The program of the more conservative Hussites is contained in the four articles of Prague, which were agreed upon in July, 1420, and promulgated in the Latin, Czech, and German languages. the full text is about two pages long, but they are often summarized as: For other uses, see Prague (disambiguation). ...

  1. Freedom to preach the Word of God.
  2. Celebration of the Lord's Supper in both kinds (bread and wine to priests and laity alike).
  3. No secular power for the clergy.
  4. Punishment for the mortal sins.

Calixtines (or Utraquists) and Taborites

The views of the moderate Hussites were widely represented at the university and among the citizens of Prague; they were therefore called the Prague party, but also Calixtines (Latin calix chalice) or Utraquists (Latin utraque both), because they emphasized the second article of Prague, and the chalice became their emblem. The Utraquists (Both-kinders) were moderate followers of Jan Hus, who maintained that the Eucharist should be administered to the people in both kinds, i. ...


The radicals had their gathering-places all around the country. Their first armed assault fell on the small town of Ústí, on the river Luznice, south of Prague (today's Sezimovo Ústí). However, as the place did not prove to be defensible, they settled the remains of an older town upon a hill not far away and founded a new town, which they named Tábor (after the traditional name of the mountain on which Jesus was expected to return; see Mark 13); hence they were called Taborites. They comprised the essential force of the radical Hussites. Their aim was to destroy the enemies of the law of God, and to defend his kingdom (which had been expected to come in a short time) by the sword. Their end-of-world visions did not come true. In order to preserve their settlement and spread their ideology, they waged bloody wars; in the beginning they observed a strict regime, inflicting the severest punishment not only upon heinous crimes like murder and adultery, but also upon faults like perjury and usury, and also tried to apply rigid Biblical standards to the social order of the time. The Taborites usually had the support of the Orebites (later called Orphans), an eastern Bohemian sect of Hussitism based in Hradec Králové. Ústí nad Labem listen â–¶(?) (-Czech, German: Aussig an der Elbe) is a city of the Czech Republic, in the Usti nad Labem Region. ... SW corner of the Žižka square as viewed from the church tower. ... Mark 13 is the thirteenth chapter of the Gospel of Mark in the New Testament of the Christian Bible. ... A Taborite (Czech Táborita) was a member of religious protestant community of the Bohemian city of Tábor during the Hussite Wars in the 15th century The people joined local peasants to develop a communist-like society. ... Look up usury in Wiktionary, the free dictionary. ... Hradec Králové (help· info) (German: Königgrätz) is a city of the Czech Republic, in the Hradec Králové Region of Bohemia. ...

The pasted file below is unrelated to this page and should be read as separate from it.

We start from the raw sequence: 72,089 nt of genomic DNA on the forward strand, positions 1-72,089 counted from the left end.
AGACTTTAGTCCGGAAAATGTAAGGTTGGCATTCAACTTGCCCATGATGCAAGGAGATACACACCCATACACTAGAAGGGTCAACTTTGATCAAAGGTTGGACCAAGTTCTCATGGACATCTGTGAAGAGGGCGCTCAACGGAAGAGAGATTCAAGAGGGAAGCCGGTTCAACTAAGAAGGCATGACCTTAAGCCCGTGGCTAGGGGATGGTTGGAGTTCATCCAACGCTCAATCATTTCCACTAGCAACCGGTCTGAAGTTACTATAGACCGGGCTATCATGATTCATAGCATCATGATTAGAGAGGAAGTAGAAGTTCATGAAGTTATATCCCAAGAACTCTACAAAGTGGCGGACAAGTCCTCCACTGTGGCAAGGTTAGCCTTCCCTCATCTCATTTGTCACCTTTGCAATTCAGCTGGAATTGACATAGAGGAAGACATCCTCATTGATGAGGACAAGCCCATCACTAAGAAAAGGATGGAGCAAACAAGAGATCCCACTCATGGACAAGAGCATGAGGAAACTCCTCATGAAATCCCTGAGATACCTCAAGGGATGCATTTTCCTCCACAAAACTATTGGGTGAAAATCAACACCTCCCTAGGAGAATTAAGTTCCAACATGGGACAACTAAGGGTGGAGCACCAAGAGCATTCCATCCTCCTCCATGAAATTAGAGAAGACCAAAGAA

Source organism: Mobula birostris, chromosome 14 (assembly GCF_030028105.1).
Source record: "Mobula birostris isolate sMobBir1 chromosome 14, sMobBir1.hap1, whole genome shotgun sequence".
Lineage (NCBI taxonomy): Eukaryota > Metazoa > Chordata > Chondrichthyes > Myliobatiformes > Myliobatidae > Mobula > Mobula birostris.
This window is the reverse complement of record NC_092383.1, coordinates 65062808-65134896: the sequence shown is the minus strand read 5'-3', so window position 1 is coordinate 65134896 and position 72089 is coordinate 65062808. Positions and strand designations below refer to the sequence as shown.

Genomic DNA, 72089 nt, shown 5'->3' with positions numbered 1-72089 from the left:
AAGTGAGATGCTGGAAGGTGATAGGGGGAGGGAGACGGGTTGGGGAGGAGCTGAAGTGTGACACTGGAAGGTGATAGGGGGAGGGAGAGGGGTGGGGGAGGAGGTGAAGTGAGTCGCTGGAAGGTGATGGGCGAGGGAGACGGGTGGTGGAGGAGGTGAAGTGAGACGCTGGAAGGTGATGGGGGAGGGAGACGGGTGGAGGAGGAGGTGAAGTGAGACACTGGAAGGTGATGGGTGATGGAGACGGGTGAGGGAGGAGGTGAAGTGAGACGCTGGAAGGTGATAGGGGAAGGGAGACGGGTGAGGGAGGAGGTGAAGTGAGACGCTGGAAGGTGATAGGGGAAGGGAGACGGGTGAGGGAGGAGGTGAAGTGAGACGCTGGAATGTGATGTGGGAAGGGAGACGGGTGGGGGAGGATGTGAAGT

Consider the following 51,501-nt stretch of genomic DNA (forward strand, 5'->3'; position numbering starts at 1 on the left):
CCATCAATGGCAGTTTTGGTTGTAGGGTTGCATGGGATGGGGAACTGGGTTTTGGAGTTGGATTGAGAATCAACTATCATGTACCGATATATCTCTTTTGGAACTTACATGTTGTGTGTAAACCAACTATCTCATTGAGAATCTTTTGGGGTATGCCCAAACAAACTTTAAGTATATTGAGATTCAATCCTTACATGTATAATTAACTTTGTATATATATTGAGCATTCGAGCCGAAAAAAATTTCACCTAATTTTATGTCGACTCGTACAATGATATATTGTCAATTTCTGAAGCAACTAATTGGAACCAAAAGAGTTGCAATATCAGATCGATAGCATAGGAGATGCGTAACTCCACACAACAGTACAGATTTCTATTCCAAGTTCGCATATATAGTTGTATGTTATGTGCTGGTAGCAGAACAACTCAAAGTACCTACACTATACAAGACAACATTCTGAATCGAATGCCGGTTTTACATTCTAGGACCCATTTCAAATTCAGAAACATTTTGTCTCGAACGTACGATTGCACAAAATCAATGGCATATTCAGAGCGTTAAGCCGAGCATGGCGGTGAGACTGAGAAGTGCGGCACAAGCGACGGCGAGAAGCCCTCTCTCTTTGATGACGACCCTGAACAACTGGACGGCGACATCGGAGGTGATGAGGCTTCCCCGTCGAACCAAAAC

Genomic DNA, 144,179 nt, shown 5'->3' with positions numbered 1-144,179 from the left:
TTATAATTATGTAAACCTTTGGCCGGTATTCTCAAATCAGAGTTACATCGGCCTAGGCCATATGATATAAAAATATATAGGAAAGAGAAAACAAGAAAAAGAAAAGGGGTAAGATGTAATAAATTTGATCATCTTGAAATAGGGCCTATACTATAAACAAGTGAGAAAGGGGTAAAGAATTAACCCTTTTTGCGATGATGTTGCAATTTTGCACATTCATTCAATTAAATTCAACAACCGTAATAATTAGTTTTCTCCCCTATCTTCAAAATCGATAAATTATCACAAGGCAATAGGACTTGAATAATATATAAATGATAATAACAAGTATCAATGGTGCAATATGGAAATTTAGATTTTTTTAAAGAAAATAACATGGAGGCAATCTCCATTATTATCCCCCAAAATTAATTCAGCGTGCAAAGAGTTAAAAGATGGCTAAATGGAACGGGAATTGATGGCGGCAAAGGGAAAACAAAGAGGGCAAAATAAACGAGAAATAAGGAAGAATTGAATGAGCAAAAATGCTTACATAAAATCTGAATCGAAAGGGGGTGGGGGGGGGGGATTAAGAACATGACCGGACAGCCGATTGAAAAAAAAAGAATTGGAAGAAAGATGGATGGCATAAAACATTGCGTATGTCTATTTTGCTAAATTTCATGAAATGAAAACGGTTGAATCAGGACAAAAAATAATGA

The Hussite Wars

Main article: Hussite Wars

The news of the death of King Wenceslaus in 1419 produced a great commotion among the people of Prague. A revolution swept over the country: churches and monasteries were destroyed, and church property was seized by the Hussite nobility. Sigismund could get possession of his kingdom only by force of arms. Pope Martin V called upon all Christians of the West to take up arms against the Hussites, and there followed twelve years of warfare. Crusades First – Peoples – German – 1101 – Second – Third – Fourth – Albigensian – Childrens – Fifth – Sixth – Seventh – Shepherds – Eighth – Ninth – Aragonese – Alexandrian – Nicopolis – Northern – Hussite – Varna – Otranto Hussite Wars Nekmer - Sudomĕř – Vítkov – Vyšehrad – Nebovidy - Německý Brod – Hořice – Ústí nad Labem – Tachov – Lipany – Grotniki The Hussite Wars, also called... Crusades First – Peoples – German – 1101 – Second – Third – Fourth – Albigensian – Childrens – Fifth – Sixth – Seventh – Shepherds – Eighth – Ninth – Aragonese – Alexandrian – Nicopolis – Northern – Hussite – Varna – Otranto Hussite Wars Nekmer - Sudomĕř – Vítkov – Vyšehrad – Nebovidy - Německý Brod – Hořice – Ústí nad Labem – Tachov – Lipany – Grotniki The Hussite Wars, also called...